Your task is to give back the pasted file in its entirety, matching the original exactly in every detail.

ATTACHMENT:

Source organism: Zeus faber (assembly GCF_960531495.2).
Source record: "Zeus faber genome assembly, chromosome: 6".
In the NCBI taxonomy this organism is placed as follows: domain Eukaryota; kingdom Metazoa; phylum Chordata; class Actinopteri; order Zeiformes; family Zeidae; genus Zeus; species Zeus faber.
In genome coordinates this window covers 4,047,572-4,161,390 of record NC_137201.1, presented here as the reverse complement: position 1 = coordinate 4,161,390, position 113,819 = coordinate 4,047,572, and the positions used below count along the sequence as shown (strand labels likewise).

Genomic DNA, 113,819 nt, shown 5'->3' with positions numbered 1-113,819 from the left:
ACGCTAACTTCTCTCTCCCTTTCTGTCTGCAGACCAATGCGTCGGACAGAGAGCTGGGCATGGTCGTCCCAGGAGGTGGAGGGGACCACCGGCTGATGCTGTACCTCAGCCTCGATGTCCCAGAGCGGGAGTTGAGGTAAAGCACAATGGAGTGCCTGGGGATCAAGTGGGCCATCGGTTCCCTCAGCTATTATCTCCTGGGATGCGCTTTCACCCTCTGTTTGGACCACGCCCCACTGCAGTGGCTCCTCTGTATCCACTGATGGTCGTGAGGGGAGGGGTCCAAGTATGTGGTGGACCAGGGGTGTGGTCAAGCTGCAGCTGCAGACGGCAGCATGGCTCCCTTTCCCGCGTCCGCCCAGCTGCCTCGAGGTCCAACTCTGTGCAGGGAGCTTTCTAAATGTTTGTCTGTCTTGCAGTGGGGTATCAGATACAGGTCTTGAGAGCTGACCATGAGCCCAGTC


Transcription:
Source organism: Zeus faber (assembly GCF_960531495.2).
Source record: "Zeus faber genome assembly, chromosome: 6".
In the NCBI taxonomy this organism is placed as follows: domain Eukaryota; kingdom Metazoa; phylum Chordata; class Actinopteri; order Zeiformes; family Zeidae; genus Zeus; species Zeus faber.
In genome coordinates this window covers 4,047,572-4,161,390 of record NC_137201.1, presented here as the reverse complement: position 1 = coordinate 4,161,390, position 113,819 = coordinate 4,047,572, and the positions used below count along the sequence as shown (strand labels likewise).

Genomic DNA, 113,819 nt, shown 5'->3' with positions numbered 1-113,819 from the left:
ACGCTAACTTCTCTCTCCCTTTCTGTCTGCAGACCAATGCGTCGGACAGAGAGCTGGGCATGGTCGTCCCAGGAGGTGGAGGGGACCACCGGCTGATGCTGTACCTCAGCCTCGATGTCCCAGAGCGGGAGTTGAGGTAAAGCACAATGGAGTGCCTGGGGATCAAGTGGGCCATCGGTTCCCTCAGCTATTATCTCCTGGGATGCGCTTTCACCCTCTGTTTGGACCACGCCCCACTGCAGTGGCTCCTCTGTATCCACTGATGGTCGTGAGGGGAGGGGTCCAAGTATGTGGTGGACCAGGGGTGTGGTCAAGCTGCAGCTGCAGACGGCAGCATGGCTCCCTTTCCCGCGTCCGCCCAGCTGCCTCGAGGTCCAACTCTGTGCAGGGAGCTTTCTAAATGTTTGTCTGTCTTGCAGTGGGGTATCAGATACAGGTCTTGAGAGCTGACCATGAGCCCAGTC